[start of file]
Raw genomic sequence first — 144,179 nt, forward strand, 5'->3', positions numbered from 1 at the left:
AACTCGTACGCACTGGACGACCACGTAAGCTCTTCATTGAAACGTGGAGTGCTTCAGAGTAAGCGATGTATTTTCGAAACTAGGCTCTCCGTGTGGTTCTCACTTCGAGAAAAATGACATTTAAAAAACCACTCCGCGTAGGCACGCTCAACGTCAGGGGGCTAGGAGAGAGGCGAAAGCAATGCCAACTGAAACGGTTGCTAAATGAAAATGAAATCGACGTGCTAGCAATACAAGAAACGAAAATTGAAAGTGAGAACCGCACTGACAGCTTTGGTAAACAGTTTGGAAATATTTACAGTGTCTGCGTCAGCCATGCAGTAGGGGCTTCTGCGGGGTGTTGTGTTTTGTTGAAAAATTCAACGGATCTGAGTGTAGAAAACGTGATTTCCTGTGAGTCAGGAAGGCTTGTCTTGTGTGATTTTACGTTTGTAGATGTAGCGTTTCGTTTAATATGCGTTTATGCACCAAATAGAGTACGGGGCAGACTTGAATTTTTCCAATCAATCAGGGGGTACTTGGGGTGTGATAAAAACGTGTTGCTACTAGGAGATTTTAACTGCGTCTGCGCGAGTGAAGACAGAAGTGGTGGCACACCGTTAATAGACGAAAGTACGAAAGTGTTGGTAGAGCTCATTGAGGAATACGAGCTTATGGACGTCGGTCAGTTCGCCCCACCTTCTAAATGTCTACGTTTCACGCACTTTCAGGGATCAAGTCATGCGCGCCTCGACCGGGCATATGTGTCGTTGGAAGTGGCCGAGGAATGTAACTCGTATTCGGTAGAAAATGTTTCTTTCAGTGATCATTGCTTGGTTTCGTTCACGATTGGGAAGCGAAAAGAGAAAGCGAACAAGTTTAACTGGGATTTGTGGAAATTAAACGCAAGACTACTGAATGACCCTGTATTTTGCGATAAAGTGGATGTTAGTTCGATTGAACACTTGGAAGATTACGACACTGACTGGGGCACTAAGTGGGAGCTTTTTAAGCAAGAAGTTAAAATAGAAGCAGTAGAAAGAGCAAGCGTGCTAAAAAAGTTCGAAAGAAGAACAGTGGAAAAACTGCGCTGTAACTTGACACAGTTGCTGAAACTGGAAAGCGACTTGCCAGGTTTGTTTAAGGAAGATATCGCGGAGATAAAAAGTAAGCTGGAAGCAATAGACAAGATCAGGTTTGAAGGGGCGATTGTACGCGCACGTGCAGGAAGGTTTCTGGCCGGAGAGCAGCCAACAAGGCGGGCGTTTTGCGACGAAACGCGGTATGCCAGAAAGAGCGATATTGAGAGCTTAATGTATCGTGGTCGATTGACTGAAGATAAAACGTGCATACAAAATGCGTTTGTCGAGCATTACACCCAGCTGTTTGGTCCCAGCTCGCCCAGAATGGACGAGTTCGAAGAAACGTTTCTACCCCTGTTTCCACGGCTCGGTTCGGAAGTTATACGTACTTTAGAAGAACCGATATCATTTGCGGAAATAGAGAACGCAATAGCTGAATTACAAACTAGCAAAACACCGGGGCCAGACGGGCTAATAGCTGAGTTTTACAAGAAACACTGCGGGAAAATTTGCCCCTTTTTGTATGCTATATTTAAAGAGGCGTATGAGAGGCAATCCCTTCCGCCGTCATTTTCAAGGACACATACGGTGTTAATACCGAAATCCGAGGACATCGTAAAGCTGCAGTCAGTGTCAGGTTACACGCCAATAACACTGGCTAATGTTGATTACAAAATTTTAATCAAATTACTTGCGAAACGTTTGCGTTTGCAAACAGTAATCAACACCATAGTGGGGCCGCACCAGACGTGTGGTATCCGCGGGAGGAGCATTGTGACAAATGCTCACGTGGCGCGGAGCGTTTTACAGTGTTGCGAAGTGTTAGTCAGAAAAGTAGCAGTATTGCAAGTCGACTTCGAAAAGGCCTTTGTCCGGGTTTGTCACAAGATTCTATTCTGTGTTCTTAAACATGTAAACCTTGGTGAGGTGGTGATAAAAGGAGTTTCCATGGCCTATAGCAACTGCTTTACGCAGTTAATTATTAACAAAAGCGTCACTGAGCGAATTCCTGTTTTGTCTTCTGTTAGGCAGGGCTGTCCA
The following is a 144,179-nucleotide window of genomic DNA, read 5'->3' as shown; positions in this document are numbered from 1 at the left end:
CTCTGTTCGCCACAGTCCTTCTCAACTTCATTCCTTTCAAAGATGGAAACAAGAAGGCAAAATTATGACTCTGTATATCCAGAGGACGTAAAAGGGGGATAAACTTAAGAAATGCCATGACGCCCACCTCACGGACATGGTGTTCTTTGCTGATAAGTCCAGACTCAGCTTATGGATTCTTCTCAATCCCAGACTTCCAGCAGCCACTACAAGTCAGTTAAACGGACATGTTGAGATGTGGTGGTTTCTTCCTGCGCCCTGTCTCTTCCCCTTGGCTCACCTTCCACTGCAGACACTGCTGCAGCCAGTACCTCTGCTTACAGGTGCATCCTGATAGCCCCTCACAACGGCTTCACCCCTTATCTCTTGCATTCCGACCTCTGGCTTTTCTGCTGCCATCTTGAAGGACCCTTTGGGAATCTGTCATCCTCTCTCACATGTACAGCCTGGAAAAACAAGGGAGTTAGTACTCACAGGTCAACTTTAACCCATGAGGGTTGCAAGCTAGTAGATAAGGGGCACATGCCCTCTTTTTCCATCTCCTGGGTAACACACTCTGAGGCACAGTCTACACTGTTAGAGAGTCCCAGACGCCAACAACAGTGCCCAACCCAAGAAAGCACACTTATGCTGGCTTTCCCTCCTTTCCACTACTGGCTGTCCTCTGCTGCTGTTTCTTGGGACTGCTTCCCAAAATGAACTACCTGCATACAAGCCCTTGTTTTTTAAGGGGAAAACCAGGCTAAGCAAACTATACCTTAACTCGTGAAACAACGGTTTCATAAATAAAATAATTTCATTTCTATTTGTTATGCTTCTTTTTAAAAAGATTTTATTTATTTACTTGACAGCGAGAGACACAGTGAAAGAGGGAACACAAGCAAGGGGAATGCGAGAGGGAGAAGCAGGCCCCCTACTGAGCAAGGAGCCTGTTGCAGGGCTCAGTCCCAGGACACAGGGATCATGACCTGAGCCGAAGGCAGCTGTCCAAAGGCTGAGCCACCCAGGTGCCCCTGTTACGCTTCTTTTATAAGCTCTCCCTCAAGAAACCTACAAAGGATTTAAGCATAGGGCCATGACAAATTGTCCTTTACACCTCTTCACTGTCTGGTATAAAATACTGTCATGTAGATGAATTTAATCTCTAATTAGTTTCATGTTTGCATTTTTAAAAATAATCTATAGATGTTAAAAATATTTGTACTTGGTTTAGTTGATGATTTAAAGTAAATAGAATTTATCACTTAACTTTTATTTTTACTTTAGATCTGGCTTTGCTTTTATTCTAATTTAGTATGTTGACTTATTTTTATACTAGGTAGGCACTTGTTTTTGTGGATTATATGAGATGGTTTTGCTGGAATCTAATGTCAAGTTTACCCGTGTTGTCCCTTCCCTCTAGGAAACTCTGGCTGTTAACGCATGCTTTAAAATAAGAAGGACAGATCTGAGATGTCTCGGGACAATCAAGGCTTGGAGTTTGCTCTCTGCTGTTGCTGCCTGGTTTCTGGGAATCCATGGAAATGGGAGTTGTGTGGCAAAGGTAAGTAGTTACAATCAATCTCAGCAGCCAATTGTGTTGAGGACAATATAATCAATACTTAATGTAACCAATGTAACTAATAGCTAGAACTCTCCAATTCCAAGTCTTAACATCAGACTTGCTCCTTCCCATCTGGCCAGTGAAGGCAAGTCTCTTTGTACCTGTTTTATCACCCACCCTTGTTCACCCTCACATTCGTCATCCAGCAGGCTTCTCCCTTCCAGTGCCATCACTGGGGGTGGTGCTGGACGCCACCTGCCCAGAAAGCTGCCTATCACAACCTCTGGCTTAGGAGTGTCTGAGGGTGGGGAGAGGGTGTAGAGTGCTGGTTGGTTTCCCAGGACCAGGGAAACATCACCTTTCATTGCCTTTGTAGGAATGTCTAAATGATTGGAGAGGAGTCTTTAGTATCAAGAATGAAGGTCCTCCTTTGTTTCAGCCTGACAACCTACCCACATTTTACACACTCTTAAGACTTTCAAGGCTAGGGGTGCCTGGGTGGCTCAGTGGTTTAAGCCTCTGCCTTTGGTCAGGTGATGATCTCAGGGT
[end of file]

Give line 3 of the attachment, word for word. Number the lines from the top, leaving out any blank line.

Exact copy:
The following is a 144,179-nucleotide window of genomic DNA, read 5'->3' as shown; positions in this document are numbered from 1 at the left end: